A paper out of Russia’s Institute of Physicochemical and Biological Problems in Soil Science describes a microscopic animal waking up after thousands of years in Siberian permafrost eleven feet below the surface. After the tiny animal woke up, it reproduced by cloning itself.
The animal, a bdelloid rotifer, is a microscopic animal found in freshwater habitats. They’re known for their ability to go into a desiccation-induced dormant state, explaining how they survived. In essence, they dry themselves out, similar to tardigrades.
An easy way of turning this into fiction would be introducing cryopreservation. One of the main issues with cryo is ice crystals—any water left inside cells could puncture cell membranes or organelles. Both tardigrades and bdelloid rotifers could provide clues about effectively removing all moisture from cells.
Another direction—what modern scientists found a teenage human ancestor that could go into a dried-out dormant state? The discovery of a completely frozen ancestor would make waves, and scientists go to great lengths to keep it frozen for study.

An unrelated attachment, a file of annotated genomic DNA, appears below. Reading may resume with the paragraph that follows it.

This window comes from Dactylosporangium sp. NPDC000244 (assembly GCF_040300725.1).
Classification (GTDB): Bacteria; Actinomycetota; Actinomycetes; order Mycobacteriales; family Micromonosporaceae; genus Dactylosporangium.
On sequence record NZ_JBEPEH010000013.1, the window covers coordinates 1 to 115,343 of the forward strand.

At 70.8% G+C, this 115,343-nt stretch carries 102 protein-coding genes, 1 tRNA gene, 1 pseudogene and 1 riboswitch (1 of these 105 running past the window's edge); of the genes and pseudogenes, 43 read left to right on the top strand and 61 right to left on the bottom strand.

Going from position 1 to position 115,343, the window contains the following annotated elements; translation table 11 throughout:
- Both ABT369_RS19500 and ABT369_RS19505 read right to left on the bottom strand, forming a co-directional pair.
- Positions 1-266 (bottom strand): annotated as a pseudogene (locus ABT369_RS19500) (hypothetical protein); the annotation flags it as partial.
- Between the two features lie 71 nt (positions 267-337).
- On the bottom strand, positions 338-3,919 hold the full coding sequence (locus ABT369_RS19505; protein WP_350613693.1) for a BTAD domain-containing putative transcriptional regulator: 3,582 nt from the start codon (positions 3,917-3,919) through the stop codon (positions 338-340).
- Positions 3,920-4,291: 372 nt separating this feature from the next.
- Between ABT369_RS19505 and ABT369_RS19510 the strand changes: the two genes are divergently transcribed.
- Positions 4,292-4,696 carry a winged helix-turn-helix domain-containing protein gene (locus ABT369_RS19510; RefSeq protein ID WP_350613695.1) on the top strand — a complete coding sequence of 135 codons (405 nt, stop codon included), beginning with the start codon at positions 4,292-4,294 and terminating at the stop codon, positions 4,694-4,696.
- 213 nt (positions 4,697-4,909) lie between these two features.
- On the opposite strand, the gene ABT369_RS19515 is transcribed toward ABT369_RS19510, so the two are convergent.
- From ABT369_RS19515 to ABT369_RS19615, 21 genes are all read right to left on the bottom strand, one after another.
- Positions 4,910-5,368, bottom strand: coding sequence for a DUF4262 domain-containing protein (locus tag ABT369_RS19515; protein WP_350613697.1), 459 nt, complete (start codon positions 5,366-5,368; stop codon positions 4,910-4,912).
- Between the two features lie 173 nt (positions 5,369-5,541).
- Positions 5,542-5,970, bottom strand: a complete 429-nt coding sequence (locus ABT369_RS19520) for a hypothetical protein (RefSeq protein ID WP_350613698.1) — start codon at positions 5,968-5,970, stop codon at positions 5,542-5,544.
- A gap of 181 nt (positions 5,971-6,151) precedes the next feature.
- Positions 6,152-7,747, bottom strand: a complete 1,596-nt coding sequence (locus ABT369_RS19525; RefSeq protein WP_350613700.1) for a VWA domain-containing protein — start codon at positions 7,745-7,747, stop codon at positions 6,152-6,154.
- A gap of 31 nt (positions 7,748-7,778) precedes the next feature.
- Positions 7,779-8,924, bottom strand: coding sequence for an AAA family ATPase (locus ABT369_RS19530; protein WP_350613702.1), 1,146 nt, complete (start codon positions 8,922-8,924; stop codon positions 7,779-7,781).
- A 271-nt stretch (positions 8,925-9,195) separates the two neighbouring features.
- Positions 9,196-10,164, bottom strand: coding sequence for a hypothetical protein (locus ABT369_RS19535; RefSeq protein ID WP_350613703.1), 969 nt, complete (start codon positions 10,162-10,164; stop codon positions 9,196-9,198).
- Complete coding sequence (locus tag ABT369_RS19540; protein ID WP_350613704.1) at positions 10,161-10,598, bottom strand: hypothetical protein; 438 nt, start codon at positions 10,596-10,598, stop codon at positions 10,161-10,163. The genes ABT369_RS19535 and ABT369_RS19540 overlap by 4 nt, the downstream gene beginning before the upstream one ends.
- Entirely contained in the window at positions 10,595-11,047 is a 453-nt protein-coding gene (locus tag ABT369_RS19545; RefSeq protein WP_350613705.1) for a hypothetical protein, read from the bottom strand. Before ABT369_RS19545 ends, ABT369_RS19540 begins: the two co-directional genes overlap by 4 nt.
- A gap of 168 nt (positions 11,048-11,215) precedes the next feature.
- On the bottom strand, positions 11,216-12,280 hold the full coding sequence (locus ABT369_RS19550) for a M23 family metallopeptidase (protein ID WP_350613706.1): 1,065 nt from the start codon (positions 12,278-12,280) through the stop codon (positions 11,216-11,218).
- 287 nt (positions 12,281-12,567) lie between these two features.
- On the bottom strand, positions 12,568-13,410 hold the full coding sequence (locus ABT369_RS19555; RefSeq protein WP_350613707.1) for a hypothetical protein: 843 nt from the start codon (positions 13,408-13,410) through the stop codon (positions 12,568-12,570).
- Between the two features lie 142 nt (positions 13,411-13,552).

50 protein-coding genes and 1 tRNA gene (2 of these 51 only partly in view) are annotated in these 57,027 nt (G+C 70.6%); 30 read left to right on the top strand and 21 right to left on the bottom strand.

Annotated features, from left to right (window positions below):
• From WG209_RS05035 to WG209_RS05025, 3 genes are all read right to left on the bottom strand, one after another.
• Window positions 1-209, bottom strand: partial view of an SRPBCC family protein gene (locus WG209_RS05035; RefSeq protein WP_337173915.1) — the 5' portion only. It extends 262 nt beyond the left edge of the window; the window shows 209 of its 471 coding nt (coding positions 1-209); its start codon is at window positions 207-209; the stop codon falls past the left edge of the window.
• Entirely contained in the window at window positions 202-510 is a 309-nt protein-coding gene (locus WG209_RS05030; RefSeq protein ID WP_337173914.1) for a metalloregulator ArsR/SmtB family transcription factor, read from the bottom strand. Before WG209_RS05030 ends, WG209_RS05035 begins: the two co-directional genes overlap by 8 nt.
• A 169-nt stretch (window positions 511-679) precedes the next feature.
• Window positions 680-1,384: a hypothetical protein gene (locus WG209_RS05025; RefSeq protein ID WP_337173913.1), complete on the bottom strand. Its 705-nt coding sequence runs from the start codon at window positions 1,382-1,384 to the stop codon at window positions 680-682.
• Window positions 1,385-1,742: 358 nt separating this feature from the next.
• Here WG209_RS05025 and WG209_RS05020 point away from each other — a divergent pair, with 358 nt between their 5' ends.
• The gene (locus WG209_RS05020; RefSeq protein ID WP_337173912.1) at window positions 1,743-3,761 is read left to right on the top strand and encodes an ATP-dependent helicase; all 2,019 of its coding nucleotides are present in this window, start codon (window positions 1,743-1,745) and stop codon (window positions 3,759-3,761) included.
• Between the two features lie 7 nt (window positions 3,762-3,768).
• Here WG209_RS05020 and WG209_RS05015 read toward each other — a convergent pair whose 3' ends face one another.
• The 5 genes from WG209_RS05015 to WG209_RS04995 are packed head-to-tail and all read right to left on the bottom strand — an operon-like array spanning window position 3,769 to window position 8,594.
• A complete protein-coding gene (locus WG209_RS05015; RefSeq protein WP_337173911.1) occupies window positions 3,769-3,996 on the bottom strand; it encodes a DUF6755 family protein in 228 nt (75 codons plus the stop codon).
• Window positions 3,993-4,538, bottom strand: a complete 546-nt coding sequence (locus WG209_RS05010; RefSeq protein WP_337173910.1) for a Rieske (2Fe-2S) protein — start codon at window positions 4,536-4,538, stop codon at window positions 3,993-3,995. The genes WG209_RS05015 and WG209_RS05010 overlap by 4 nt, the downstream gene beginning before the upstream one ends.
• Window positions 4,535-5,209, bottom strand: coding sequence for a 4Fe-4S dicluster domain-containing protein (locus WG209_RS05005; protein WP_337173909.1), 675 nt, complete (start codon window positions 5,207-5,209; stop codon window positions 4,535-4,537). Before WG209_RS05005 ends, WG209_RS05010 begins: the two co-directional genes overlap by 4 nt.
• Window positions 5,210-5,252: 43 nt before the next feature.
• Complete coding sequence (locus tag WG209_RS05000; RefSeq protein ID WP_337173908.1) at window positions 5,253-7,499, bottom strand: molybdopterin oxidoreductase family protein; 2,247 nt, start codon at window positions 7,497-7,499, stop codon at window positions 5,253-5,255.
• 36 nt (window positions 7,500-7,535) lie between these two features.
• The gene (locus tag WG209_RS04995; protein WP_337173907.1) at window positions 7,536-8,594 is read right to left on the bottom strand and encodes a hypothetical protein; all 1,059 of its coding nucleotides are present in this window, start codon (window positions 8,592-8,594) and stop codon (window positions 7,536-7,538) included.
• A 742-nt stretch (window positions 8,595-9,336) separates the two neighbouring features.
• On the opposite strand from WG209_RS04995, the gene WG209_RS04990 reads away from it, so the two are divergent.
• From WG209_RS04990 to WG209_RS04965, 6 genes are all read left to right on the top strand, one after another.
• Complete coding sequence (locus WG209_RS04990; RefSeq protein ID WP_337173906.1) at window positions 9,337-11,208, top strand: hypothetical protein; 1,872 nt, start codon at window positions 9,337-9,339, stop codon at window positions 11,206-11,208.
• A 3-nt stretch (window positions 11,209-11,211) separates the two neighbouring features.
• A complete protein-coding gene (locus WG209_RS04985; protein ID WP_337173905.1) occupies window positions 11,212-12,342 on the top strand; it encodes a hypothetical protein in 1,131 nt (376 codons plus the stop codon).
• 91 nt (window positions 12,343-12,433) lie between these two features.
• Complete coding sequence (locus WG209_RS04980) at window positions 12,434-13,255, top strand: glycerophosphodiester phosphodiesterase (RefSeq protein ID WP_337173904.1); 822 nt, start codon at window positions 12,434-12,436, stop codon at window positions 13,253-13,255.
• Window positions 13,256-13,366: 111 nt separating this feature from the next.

But a cyber-attack by a foreign enemy shuts down the refrigeration (like how the United States shut down Iran’s nuclear program), thawing out the specimen, and he wakes up. Have you seen Encino Man?
It would be a young adult novel. The main character is an adolescent boy whose father, a scientist, is obsessed with work. The human ancestor is hiding in the dad’s trunk and comes into the house for warmth, where he’s found by the son.
The story could play out similar to Elf—they’re best friends, providing a contrast to the father’s overbearing discipline. The ancestor is looking for his family, believing they might still be alive—communication is difficult without a shared language, and he gets his point across with “cave” drawings.
The opponent could be the government agency looking for the human ancestor and inept foreign agents, thrown in for comedic relief—none of them realize the ancestor woke up.
In the end, the scientist learns what it means to be a loving father and saves the ancestor and his son from being taken away by the government. The ancestor and the scientist work together and don’t find his family but find a descendant who has the same genetic trait, opening the door for cryopreservation.